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J Psychosom Res. 2016 Jul;86:63-9. doi: 10.1016/j.jpsychores.2016.05.006. Epub 2016 May 20.

Fathers and mothers with eating-disorder psychopathology: Associations with child eating-disorder behaviors.

Author information

1
Department of Psychiatry, Yale School of Medicine, United States. Electronic address: janet.lydecker@yale.edu.
2
Department of Psychiatry, Yale School of Medicine, United States.

Abstract

OBJECTIVE:

A limited literature suggests an association between maternal eating disorders and child feeding difficulties, and notes maternal concern about inadvertently transmitting eating disorders. Thus, parents may be an important target for eating-disorder research to guide the development of clinical programs.

METHODS:

The current study examined differences in child eating-disorder behaviors and parental feeding practices between a sample of parents (42 fathers, 130 mothers) exhibiting core features of anorexia nervosa, bulimia nervosa, binge-eating disorder, or purging disorder, and a matched sample of parents (n=172) reporting no eating-disorder characteristics.

RESULTS:

Parents with eating-disorder psychopathology were significantly more likely than parents without eating-disorder characteristics to report child binge-eating and compulsive exercise. Parents with eating-disorder psychopathology reported greater perceived feeding responsibility, greater concern about their child's weight, and more monitoring of their child's eating than parents without eating-disorder characteristics; however, they did not differ significantly in restriction of their child's diet and pressure-to-eat. Child body mass index z-scores did not differ between parents with versus without eating-disorder characteristics.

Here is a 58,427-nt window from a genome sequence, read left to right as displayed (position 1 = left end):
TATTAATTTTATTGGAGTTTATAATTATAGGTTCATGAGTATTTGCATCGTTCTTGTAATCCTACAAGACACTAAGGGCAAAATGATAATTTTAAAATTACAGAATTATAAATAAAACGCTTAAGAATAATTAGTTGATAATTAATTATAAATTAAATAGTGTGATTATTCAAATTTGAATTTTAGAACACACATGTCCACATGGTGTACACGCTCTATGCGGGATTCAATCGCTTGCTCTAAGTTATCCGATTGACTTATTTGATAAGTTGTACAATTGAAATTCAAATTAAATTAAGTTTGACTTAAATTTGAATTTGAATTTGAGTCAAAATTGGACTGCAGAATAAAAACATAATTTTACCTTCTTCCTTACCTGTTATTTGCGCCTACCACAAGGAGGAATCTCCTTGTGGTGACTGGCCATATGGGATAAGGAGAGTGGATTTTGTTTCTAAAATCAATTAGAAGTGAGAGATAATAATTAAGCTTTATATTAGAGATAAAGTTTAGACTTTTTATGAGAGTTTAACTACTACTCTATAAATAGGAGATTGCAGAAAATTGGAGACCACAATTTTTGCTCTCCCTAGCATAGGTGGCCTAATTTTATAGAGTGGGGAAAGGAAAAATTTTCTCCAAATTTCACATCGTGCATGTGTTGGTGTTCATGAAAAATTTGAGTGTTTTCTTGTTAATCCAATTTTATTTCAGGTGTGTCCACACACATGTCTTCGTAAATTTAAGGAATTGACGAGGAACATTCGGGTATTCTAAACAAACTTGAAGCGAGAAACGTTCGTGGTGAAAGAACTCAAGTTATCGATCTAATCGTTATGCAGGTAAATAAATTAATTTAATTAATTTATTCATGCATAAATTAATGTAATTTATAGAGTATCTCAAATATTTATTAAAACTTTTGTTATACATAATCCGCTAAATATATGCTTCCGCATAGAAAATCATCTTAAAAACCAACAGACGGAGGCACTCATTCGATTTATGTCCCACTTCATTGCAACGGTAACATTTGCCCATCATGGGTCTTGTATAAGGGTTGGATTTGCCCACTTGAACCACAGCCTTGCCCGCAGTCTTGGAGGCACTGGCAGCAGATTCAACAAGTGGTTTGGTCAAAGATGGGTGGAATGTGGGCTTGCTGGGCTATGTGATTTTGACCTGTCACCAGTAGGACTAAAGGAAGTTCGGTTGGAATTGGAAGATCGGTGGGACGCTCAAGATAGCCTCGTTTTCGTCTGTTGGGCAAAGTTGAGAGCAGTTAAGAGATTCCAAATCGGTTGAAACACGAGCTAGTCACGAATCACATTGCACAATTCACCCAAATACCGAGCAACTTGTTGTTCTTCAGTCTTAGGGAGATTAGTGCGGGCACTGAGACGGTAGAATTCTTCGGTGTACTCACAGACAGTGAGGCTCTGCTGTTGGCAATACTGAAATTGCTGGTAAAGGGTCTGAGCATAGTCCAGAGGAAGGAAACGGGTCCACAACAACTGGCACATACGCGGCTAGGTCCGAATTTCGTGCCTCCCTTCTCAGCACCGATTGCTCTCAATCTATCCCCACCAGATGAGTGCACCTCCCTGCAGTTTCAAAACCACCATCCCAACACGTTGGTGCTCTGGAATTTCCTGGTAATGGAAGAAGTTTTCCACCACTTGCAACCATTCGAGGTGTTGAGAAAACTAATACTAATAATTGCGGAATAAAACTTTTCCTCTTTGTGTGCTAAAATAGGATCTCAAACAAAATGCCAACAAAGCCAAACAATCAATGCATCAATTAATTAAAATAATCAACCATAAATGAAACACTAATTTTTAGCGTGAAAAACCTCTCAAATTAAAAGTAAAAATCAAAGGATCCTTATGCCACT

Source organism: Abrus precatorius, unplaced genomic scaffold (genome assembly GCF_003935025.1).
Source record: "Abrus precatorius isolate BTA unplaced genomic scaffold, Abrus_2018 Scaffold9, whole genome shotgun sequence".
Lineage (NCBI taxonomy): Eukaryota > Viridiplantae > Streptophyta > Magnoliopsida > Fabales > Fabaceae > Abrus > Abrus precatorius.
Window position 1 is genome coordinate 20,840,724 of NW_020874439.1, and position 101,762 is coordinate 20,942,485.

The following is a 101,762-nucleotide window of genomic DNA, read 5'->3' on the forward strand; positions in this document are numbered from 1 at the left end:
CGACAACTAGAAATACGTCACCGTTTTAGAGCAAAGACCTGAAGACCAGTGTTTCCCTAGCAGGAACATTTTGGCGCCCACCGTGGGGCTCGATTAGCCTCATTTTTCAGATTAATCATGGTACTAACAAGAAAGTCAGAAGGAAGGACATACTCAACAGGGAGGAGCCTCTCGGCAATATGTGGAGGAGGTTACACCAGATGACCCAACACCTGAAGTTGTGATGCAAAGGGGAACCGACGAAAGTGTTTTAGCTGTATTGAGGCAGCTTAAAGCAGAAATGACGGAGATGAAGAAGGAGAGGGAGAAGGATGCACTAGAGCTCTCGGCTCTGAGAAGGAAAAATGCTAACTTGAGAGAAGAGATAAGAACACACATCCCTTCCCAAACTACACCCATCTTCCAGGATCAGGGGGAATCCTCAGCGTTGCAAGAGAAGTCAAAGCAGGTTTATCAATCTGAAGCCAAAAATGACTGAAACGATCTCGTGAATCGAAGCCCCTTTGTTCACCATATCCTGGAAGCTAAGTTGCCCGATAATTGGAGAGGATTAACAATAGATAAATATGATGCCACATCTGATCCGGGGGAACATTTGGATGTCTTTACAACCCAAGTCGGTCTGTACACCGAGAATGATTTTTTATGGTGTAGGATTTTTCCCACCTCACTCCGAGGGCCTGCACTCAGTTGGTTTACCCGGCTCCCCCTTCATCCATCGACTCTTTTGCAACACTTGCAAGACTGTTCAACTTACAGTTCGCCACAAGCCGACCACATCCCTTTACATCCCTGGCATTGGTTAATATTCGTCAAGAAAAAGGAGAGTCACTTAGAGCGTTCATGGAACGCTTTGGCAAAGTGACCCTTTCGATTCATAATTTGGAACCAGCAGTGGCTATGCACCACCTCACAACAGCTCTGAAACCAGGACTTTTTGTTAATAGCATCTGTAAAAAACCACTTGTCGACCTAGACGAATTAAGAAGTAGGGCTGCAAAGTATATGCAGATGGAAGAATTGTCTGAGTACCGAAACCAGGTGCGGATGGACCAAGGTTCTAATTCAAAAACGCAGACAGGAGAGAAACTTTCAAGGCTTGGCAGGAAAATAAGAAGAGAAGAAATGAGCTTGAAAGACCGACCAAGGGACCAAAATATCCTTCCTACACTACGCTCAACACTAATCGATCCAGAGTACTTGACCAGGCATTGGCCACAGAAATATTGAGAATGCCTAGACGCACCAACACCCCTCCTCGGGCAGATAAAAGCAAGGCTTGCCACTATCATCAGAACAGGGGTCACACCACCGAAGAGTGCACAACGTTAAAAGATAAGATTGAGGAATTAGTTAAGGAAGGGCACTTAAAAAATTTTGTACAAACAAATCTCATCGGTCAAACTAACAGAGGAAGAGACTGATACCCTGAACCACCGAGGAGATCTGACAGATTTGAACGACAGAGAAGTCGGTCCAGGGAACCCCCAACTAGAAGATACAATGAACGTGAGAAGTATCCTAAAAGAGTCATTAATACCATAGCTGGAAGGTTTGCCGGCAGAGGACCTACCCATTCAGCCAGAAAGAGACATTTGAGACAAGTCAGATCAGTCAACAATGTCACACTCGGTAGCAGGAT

CONCLUSION:

Our findings suggest some important differences between parents with and without core eating-disorder psychopathology, which could augment clinical interventions for patients with eating disorders who are parents, or could guide pediatric eating-disorder prevention efforts. However, because our study was cross-sectional, findings could indicate increased awareness of or sensitivity to eating-disorder behaviors rather than a psychosocial cause of those behaviors. Longitudinal research and controlled trials examining prevention and intervention can clarify and address these clinical concerns.

KEYWORDS:

Child; Eating disorders; Fathers; Feeding; Mothers; Parenting

PMID:
27302549
PMCID:
PMC4911698
DOI:
10.1016/j.jpsychores.2016.05.006
[Indexed for MEDLINE]
Free PMC Article

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